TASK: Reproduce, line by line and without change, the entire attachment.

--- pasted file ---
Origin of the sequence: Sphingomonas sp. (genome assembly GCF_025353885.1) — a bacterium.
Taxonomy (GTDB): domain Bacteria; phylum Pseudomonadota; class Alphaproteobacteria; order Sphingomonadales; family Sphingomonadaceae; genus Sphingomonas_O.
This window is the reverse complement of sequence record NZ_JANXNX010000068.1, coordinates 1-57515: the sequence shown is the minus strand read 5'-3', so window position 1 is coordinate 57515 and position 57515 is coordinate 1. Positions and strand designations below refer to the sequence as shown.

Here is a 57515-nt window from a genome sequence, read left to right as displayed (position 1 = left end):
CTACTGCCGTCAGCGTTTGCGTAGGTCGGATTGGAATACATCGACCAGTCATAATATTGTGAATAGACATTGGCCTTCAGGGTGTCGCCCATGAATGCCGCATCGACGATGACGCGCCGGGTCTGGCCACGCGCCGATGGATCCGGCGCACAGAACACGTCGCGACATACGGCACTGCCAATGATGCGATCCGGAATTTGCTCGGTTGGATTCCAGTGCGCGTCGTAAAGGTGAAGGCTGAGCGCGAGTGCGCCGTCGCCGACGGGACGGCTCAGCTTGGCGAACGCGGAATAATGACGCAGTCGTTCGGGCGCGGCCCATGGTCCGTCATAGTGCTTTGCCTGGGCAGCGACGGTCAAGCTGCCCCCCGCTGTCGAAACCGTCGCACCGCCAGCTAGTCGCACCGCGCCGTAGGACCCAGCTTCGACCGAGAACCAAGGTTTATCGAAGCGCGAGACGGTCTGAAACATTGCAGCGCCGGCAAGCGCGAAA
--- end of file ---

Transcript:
Origin of the sequence: Sphingomonas sp. (genome assembly GCF_025353885.1) — a bacterium.
Taxonomy (GTDB): domain Bacteria; phylum Pseudomonadota; class Alphaproteobacteria; order Sphingomonadales; family Sphingomonadaceae; genus Sphingomonas_O.
This window is the reverse complement of sequence record NZ_JANXNX010000068.1, coordinates 1-57515: the sequence shown is the minus strand read 5'-3', so window position 1 is coordinate 57515 and position 57515 is coordinate 1. Positions and strand designations below refer to the sequence as shown.

Here is a 57515-nt window from a genome sequence, read left to right as displayed (position 1 = left end):
CTACTGCCGTCAGCGTTTGCGTAGGTCGGATTGGAATACATCGACCAGTCATAATATTGTGAATAGACATTGGCCTTCAGGGTGTCGCCCATGAATGCCGCATCGACGATGACGCGCCGGGTCTGGCCACGCGCCGATGGATCCGGCGCACAGAACACGTCGCGACATACGGCACTGCCAATGATGCGATCCGGAATTTGCTCGGTTGGATTCCAGTGCGCGTCGTAAAGGTGAAGGCTGAGCGCGAGTGCGCCGTCGCCGACGGGACGGCTCAGCTTGGCGAACGCGGAATAATGACGCAGTCGTTCGGGCGCGGCCCATGGTCCGTCATAGTGCTTTGCCTGGGCAGCGACGGTCAAGCTGCCCCCCGCTGTCGAAACCGTCGCACCGCCAGCTAGTCGCACCGCGCCGTAGGACCCAGCTTCGACCGAGAACCAAGGTTTATCGAAGCGCGAGACGGTCTGAAACATTGCAGCGCCGGCAAGCGCGAAA